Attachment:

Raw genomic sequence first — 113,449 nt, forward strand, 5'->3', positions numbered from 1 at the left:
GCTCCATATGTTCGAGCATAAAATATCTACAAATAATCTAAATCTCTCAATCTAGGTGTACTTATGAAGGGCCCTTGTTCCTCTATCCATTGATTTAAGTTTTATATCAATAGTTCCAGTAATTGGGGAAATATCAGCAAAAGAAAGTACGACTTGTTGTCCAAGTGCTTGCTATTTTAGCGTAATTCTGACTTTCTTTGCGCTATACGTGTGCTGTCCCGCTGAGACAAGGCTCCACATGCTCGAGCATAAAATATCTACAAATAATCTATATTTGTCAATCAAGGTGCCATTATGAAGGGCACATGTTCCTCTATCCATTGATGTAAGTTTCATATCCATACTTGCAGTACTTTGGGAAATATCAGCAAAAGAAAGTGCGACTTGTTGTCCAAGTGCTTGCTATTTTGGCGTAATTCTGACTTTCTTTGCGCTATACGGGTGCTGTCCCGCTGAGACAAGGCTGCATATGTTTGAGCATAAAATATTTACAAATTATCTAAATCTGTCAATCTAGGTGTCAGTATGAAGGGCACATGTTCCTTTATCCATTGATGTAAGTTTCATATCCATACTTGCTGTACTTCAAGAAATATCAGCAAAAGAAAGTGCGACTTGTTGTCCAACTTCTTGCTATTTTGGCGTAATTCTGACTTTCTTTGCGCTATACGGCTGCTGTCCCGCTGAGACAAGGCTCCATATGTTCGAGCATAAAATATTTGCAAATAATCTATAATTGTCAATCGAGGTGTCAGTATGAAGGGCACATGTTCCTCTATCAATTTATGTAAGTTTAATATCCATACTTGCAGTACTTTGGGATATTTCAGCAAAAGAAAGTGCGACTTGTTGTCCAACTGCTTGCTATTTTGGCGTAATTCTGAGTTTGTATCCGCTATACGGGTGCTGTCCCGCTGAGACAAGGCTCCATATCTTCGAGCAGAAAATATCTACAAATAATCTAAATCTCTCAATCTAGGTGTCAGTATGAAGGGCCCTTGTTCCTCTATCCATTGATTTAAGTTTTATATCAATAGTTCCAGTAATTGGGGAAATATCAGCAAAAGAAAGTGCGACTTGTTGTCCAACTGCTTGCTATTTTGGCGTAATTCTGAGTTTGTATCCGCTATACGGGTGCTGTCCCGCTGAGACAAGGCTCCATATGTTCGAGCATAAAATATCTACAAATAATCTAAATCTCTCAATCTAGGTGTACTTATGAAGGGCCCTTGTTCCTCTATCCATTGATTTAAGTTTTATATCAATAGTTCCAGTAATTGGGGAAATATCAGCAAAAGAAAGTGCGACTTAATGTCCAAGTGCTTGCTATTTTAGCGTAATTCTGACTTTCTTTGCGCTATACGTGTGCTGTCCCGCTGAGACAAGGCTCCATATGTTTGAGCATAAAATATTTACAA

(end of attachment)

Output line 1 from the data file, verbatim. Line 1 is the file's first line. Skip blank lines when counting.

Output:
Raw genomic sequence first — 113,449 nt, forward strand, 5'->3', positions numbered from 1 at the left: